Whenever you shop for clothes or furniture or any other consumer item, you can always find the “Made in Such a Place” label. It’s actually a requirement of U.S. law. Vital consumer information, of course. How can we make an intelligent choice on what suit or computer or grapes to buy if we don’t know where they were made or grown?
Quite easily, as a matter of fact. Consumers in the otherwise more regulated European Union do it all the time. Unlike the United States, the EU has no requirement that goods contain a label of where they were made. According to a story in today’s Wall Street Journal,
It is odd that the heavily regulated EU doesn't already have country-of-origin labeling. Similar tags are mandated around the world, including in Japan and China, as a way to help domestic producers compete against foreign manufacturers. The U.S. has had origin labeling since the 1930s. Roughly a quarter of consumers make choices based on where a product was made, according to EU surveys.
The EU is currently reconsidering imposing such labels, prompted by domestic textile firms and other producers looking for an edge over their foreign rivals. Country of origin labels allow them to play on anti-import biases even though imported products, in the EU as in the United States, must meet all domestic safety and quality requirements.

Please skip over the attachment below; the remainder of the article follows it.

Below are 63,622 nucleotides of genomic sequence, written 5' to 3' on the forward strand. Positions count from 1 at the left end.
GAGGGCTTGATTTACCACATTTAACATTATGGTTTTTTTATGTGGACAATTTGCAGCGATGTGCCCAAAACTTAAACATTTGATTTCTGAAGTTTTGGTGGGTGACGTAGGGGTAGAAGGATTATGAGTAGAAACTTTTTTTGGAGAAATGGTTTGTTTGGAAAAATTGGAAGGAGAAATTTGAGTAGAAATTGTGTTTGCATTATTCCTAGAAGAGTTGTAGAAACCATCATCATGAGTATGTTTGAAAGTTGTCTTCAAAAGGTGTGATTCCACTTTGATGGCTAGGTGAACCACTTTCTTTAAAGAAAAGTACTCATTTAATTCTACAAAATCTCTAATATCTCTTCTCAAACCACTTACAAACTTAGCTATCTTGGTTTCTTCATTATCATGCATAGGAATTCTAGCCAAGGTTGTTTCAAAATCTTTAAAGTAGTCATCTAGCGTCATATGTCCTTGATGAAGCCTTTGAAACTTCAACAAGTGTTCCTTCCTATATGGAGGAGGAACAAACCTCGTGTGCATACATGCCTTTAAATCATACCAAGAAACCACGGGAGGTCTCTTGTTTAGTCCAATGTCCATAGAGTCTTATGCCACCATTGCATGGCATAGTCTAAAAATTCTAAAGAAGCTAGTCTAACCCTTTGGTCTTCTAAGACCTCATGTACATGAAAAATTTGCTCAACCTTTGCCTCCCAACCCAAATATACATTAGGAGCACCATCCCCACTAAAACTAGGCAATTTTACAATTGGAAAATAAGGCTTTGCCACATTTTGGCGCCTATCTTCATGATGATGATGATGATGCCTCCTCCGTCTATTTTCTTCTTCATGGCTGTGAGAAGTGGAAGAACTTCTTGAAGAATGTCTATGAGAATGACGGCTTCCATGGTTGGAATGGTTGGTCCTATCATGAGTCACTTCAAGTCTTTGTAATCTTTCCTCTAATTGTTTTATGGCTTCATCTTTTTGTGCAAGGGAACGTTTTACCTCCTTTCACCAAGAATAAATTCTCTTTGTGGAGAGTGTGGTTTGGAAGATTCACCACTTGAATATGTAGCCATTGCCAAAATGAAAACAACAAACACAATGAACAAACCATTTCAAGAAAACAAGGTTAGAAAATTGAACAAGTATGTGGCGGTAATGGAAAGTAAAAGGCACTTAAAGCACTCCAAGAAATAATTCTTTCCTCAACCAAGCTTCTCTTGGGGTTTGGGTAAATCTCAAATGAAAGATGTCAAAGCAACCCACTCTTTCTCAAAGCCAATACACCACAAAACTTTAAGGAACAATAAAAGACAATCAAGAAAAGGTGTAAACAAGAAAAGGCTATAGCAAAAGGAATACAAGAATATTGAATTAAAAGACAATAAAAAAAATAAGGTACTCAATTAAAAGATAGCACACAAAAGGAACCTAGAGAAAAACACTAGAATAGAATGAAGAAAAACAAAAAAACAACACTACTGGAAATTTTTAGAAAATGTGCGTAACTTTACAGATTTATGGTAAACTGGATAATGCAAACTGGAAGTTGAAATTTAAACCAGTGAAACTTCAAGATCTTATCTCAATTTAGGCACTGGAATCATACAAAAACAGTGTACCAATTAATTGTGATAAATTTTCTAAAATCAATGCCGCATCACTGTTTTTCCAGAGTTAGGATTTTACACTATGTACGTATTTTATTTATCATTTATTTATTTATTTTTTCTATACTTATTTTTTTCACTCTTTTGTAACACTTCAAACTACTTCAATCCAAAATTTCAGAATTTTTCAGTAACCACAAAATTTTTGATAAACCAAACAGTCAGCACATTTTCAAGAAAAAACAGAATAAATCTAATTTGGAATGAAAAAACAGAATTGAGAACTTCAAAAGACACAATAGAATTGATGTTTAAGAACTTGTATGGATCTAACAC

Country of origin labeling raises costs to consumers—up to $3 per item, according to an EU study cited in the story. The Swedish furniture company IKEA must employ 70 people just to handle all international labeling requirements, a cost of doing business that can only drive up final prices for consumers.
Those requirements also raise perplexing questions of determining just where an item was actually made. As my Cato colleague Dan Ikenson has examined in a paper entitled, “Made on Earth,” the growing complexity of global supply chains means that a single imported product can in fact be “made” in lots of different countries.
If companies want to voluntarily tell consumers where their products are made, including all component parts, they are always free to do so, but the government should not force them to include information that is increasingly irrelevant in our more complex and interconnected world.